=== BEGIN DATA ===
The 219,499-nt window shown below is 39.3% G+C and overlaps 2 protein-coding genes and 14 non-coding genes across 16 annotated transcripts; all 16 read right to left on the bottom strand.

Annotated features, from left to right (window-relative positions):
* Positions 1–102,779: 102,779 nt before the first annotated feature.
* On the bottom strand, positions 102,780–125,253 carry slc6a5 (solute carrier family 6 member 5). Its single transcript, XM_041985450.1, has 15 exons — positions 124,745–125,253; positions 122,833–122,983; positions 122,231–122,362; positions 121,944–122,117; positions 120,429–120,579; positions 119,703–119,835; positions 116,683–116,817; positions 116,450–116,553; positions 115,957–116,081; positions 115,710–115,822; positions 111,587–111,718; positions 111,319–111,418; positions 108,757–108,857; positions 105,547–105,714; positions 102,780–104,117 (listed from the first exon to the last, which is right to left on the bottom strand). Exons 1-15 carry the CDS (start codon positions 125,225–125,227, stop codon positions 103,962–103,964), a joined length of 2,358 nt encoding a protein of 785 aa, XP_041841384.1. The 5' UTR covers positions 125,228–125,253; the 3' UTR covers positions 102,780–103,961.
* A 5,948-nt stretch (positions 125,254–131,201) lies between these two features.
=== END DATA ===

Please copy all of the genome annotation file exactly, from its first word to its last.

The 219,499-nt window shown below is 39.3% G+C and overlaps 2 protein-coding genes and 14 non-coding genes across 16 annotated transcripts; all 16 read right to left on the bottom strand.

Annotated features, from left to right (window-relative positions):
* Positions 1–102,779: 102,779 nt before the first annotated feature.
* On the bottom strand, positions 102,780–125,253 carry slc6a5 (solute carrier family 6 member 5). Its single transcript, XM_041985450.1, has 15 exons — positions 124,745–125,253; positions 122,833–122,983; positions 122,231–122,362; positions 121,944–122,117; positions 120,429–120,579; positions 119,703–119,835; positions 116,683–116,817; positions 116,450–116,553; positions 115,957–116,081; positions 115,710–115,822; positions 111,587–111,718; positions 111,319–111,418; positions 108,757–108,857; positions 105,547–105,714; positions 102,780–104,117 (listed from the first exon to the last, which is right to left on the bottom strand). Exons 1-15 carry the CDS (start codon positions 125,225–125,227, stop codon positions 103,962–103,964), a joined length of 2,358 nt encoding a protein of 785 aa, XP_041841384.1. The 5' UTR covers positions 125,228–125,253; the 3' UTR covers positions 102,780–103,961.
* A 5,948-nt stretch (positions 125,254–131,201) lies between these two features.